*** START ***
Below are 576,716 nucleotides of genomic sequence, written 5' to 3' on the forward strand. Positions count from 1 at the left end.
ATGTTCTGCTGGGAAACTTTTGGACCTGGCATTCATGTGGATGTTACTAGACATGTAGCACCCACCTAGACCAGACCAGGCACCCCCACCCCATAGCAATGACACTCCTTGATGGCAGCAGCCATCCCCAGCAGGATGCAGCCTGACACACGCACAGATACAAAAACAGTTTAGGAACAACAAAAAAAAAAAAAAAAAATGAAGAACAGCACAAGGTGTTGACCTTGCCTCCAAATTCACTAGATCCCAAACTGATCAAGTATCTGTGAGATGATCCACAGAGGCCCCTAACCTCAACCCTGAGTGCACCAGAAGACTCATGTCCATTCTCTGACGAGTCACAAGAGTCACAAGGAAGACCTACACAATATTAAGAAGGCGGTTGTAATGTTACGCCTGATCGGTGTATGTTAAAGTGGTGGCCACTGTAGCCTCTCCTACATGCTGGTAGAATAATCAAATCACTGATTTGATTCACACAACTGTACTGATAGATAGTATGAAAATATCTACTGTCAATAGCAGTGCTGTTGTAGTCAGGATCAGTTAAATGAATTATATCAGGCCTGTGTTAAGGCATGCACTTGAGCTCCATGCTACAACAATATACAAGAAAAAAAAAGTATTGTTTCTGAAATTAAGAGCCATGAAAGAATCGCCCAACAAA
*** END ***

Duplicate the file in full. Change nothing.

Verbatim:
Below are 576,716 nucleotides of genomic sequence, written 5' to 3' on the forward strand. Positions count from 1 at the left end.
ATGTTCTGCTGGGAAACTTTTGGACCTGGCATTCATGTGGATGTTACTAGACATGTAGCACCCACCTAGACCAGACCAGGCACCCCCACCCCATAGCAATGACACTCCTTGATGGCAGCAGCCATCCCCAGCAGGATGCAGCCTGACACACGCACAGATACAAAAACAGTTTAGGAACAACAAAAAAAAAAAAAAAAAATGAAGAACAGCACAAGGTGTTGACCTTGCCTCCAAATTCACTAGATCCCAAACTGATCAAGTATCTGTGAGATGATCCACAGAGGCCCCTAACCTCAACCCTGAGTGCACCAGAAGACTCATGTCCATTCTCTGACGAGTCACAAGAGTCACAAGGAAGACCTACACAATATTAAGAAGGCGGTTGTAATGTTACGCCTGATCGGTGTATGTTAAAGTGGTGGCCACTGTAGCCTCTCCTACATGCTGGTAGAATAATCAAATCACTGATTTGATTCACACAACTGTACTGATAGATAGTATGAAAATATCTACTGTCAATAGCAGTGCTGTTGTAGTCAGGATCAGTTAAATGAATTATATCAGGCCTGTGTTAAGGCATGCACTTGAGCTCCATGCTACAACAATATACAAGAAAAAAAAAGTATTGTTTCTGAAATTAAGAGCCATGAAAGAATCGCCCAACAAA